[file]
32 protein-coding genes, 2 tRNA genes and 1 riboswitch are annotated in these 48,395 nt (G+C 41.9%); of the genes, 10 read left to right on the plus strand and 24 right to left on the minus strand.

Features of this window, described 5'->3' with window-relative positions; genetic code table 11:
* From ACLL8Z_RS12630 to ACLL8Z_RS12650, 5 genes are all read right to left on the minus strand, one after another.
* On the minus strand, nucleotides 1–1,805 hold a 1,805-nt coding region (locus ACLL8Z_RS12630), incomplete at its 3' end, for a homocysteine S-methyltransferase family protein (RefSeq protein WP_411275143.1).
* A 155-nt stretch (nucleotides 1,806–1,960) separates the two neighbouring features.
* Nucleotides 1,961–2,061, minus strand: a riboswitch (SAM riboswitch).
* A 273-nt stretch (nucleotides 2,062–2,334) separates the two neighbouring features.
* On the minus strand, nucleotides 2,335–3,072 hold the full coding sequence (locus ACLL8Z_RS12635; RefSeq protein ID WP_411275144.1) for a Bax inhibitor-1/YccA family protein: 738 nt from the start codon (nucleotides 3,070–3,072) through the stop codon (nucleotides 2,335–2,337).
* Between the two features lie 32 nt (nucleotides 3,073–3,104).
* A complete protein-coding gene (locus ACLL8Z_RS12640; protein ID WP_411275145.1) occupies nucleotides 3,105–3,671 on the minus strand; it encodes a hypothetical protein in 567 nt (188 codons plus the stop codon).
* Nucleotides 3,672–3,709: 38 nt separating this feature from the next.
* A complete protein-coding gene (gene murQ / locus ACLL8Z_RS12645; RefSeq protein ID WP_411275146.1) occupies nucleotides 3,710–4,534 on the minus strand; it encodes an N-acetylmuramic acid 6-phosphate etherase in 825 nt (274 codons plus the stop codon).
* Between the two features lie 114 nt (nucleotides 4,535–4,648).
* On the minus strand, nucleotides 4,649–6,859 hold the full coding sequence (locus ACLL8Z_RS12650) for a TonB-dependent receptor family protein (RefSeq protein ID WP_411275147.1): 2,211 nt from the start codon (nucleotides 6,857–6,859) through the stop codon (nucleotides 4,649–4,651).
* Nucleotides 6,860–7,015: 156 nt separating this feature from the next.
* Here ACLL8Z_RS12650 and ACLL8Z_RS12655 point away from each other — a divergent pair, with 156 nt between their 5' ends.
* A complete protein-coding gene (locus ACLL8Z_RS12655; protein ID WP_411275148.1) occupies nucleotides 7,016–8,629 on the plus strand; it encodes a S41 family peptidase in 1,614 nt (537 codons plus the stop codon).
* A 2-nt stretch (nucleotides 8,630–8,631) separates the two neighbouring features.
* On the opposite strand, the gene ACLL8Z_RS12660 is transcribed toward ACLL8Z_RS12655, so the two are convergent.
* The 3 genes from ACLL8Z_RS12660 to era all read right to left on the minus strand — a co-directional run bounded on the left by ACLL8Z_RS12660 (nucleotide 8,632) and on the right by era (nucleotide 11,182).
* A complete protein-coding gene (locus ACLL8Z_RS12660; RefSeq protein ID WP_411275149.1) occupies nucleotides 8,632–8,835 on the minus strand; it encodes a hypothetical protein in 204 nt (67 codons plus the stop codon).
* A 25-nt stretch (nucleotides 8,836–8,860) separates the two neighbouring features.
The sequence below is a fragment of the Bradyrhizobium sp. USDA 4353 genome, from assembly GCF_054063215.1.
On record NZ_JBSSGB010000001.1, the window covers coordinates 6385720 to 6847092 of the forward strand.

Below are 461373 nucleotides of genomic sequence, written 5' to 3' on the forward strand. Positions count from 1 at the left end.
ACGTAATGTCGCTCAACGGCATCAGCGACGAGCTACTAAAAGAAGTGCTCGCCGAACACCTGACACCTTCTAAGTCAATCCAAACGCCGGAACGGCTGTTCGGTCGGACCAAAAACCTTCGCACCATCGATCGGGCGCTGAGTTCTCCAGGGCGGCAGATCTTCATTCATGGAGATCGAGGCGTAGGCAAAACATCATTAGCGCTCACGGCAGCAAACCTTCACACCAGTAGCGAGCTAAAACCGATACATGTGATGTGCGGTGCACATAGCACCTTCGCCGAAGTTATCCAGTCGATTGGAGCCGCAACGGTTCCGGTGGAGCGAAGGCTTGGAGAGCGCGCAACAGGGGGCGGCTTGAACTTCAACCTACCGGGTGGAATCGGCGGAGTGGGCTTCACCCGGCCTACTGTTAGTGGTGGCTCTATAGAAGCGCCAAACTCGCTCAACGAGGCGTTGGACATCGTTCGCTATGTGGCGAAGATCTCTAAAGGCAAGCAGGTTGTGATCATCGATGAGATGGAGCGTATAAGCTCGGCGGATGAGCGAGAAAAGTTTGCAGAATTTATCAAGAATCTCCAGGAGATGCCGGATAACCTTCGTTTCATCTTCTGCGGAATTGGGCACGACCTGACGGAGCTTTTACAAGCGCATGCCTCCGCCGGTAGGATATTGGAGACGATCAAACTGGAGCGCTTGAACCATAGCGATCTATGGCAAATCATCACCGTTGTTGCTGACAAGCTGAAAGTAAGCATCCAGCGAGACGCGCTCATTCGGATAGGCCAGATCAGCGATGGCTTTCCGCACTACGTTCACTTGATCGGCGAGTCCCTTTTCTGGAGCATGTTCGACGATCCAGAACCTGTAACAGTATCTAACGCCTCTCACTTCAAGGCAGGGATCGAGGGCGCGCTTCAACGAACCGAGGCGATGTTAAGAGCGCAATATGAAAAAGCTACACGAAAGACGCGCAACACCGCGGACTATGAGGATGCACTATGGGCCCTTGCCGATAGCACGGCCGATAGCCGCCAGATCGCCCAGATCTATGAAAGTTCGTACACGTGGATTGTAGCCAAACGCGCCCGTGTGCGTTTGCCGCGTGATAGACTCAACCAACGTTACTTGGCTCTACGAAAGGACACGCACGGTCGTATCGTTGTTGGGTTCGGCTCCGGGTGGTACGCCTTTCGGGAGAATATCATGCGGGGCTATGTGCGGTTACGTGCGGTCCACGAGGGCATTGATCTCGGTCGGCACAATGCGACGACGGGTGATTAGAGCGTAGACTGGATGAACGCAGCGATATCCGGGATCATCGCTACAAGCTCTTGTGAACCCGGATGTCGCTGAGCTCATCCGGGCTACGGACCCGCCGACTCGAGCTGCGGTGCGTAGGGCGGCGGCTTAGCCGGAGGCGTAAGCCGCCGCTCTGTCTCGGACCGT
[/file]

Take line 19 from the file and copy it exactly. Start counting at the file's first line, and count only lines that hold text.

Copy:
* On the opposite strand, the gene ACLL8Z_RS12660 is transcribed toward ACLL8Z_RS12655, so the two are convergent.